Learn how to use the MindBridge Account Classification ("MAC") code system.
What is the MAC code system?
MindBridge uses the MAC code system to classify unique accounts and to determine the impact each account has on an organization’s balance sheet and income statements. This multi-level hierarchy can map accounts across a wide and diverse range of industries, into a single, consistent classification system.
The MAC code hierarchy follows Canada’s General Index of Financial Information (GIFI), but with different codes. This means that GIFI codes are acceptable for use instead of MAC codes, and do not require re-mapping.
- At the highest level (L1), accounts are divided into major categories such as assets and liabilities.
- The next level (L2) breaks off into subcategories, including current assets and long-term assets.
- The third level (L3) separates accounts by their business purpose, such as accounts payable and accounts receivable.
- The lowest level (L4) applies granular details to the L3 categories. This level classifies accounts by their specific purpose, such as inventories of goods for sale and inventories of raw materials.
Export the attached .xlsx file below this article for the full list of MAC codes.
Map your accounts to MAC
To map accounts to the MAC system, it is easiest to start mapping with the L4 categories. Based on your choice, MindBridge can infer what the L1 through L3 categories are, and can fill in the blanks.
The MAC hierarchy represents a move away from strict adherence to a specific type of account, and toward a classification of accounts. This is optimal for representing charts of accounts (COA) rather than for reporting purposes.
When you import a general ledger file, MindBridge automatically maps your accounts based on the leading digit of each account number:
- 1 - Assets
- 2 - Liabilities
- 3 - Equity
- 4 - Revenue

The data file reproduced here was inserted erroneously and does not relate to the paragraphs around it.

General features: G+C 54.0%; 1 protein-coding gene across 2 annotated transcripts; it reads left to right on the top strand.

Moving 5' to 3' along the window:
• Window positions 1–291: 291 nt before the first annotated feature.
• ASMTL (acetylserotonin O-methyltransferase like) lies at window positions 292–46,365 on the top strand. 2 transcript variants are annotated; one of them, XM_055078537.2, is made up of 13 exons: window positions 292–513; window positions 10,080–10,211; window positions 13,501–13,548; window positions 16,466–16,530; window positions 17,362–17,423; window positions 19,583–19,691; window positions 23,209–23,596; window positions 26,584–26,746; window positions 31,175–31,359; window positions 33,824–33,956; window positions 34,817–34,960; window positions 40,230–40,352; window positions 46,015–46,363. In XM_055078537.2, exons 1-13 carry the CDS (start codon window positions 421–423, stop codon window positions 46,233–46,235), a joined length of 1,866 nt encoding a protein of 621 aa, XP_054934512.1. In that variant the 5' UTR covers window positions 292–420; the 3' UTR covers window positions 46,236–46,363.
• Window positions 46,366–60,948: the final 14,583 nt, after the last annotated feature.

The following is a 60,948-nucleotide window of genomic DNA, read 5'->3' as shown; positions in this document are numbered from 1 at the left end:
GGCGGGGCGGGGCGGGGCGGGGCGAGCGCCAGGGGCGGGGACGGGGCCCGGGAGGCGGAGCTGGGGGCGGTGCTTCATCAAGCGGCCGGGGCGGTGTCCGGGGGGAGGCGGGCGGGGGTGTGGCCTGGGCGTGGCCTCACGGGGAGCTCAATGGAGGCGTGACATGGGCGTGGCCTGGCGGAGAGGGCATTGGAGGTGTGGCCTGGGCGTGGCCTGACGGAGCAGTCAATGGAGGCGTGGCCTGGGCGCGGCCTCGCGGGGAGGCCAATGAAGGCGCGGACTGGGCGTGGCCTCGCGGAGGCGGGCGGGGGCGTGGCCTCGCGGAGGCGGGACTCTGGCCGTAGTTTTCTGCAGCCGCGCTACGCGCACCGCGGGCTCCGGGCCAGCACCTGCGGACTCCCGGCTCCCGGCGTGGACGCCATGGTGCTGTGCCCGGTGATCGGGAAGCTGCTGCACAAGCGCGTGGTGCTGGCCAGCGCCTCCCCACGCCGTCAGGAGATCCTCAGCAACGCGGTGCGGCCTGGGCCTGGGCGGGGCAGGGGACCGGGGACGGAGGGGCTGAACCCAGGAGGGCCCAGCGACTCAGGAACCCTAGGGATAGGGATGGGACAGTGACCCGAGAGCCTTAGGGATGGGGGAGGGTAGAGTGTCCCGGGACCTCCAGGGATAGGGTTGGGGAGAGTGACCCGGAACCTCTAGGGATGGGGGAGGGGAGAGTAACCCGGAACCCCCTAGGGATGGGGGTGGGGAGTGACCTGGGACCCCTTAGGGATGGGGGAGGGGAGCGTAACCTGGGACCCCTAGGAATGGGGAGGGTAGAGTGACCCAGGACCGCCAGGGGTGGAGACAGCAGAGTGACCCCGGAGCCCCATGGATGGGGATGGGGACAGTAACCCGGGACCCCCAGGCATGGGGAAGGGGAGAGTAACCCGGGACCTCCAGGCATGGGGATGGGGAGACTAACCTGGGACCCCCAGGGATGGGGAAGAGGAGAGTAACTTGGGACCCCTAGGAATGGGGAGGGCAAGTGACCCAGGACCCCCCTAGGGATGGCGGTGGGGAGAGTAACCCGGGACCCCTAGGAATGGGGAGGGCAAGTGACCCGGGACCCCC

- 5-8 - Expenses
- 0 - Fixed assets
If a mapping is mismatched during the Map Columns step, use the Account Type menu to refine the column as needed.
If the charts of accounts does not use a numerical account classification system, accounts may be mapped to the wrong classification because the leading digit is missing.
How do control points use MAC codes?
With MAC codes, MindBridge can apply control points across all businesses and industries consistently, regardless of the functional structure of the organization.
- Rule-based control points: MAC codes help MindBridge detect which credits are cash expenditures, which expenses are bad debts, and whether a flurry of activity is related to an expense account or not.
- Machine-learning control points: MAC codes help MindBridge thoroughly analyze a dataset and raise insights such as, “This expense account is usually associated with decreases in inventory, but in this one case, an expense account associated with a decrease in cash” (see our Rare Flow article).
- Statistical control points: Detects surface-level information such as digit counts, or the number of accounts within a transaction, and so do not need to reply on MAC codes to identify the line item or transaction’s underlying structure.
How flexible is the MAC structure?
The MAC structure is consistent across all organizations, regardless of industry, but MindBridge developers are able to tune control points to provide consistent value across organizations, even if they have different structures or accounting practices.